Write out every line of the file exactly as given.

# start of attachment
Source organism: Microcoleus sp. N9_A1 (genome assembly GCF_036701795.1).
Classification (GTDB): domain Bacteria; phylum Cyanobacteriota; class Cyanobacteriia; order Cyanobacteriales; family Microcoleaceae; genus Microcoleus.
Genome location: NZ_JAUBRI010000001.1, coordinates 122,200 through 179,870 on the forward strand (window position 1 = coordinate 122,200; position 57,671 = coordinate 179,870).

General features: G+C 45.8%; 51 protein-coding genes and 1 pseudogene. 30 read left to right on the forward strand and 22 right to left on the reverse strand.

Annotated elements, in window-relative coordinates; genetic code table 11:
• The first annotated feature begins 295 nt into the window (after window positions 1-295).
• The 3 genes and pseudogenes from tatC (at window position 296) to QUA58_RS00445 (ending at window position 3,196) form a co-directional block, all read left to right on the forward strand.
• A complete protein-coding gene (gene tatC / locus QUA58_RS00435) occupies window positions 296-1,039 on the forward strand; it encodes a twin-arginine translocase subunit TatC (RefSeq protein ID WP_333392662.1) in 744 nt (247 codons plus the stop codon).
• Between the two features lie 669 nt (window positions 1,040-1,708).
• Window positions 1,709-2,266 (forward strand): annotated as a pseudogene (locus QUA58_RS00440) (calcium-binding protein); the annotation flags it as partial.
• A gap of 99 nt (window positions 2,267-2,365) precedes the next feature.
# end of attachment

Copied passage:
Source organism: Microcoleus sp. N9_A1 (genome assembly GCF_036701795.1).
Classification (GTDB): domain Bacteria; phylum Cyanobacteriota; class Cyanobacteriia; order Cyanobacteriales; family Microcoleaceae; genus Microcoleus.
Genome location: NZ_JAUBRI010000001.1, coordinates 122,200 through 179,870 on the forward strand (window position 1 = coordinate 122,200; position 57,671 = coordinate 179,870).

General features: G+C 45.8%; 51 protein-coding genes and 1 pseudogene. 30 read left to right on the forward strand and 22 right to left on the reverse strand.

Annotated elements, in window-relative coordinates; genetic code table 11:
• The first annotated feature begins 295 nt into the window (after window positions 1-295).
• The 3 genes and pseudogenes from tatC (at window position 296) to QUA58_RS00445 (ending at window position 3,196) form a co-directional block, all read left to right on the forward strand.
• A complete protein-coding gene (gene tatC / locus QUA58_RS00435) occupies window positions 296-1,039 on the forward strand; it encodes a twin-arginine translocase subunit TatC (RefSeq protein ID WP_333392662.1) in 744 nt (247 codons plus the stop codon).
• Between the two features lie 669 nt (window positions 1,040-1,708).
• Window positions 1,709-2,266 (forward strand): annotated as a pseudogene (locus QUA58_RS00440) (calcium-binding protein); the annotation flags it as partial.
• A gap of 99 nt (window positions 2,267-2,365) precedes the next feature.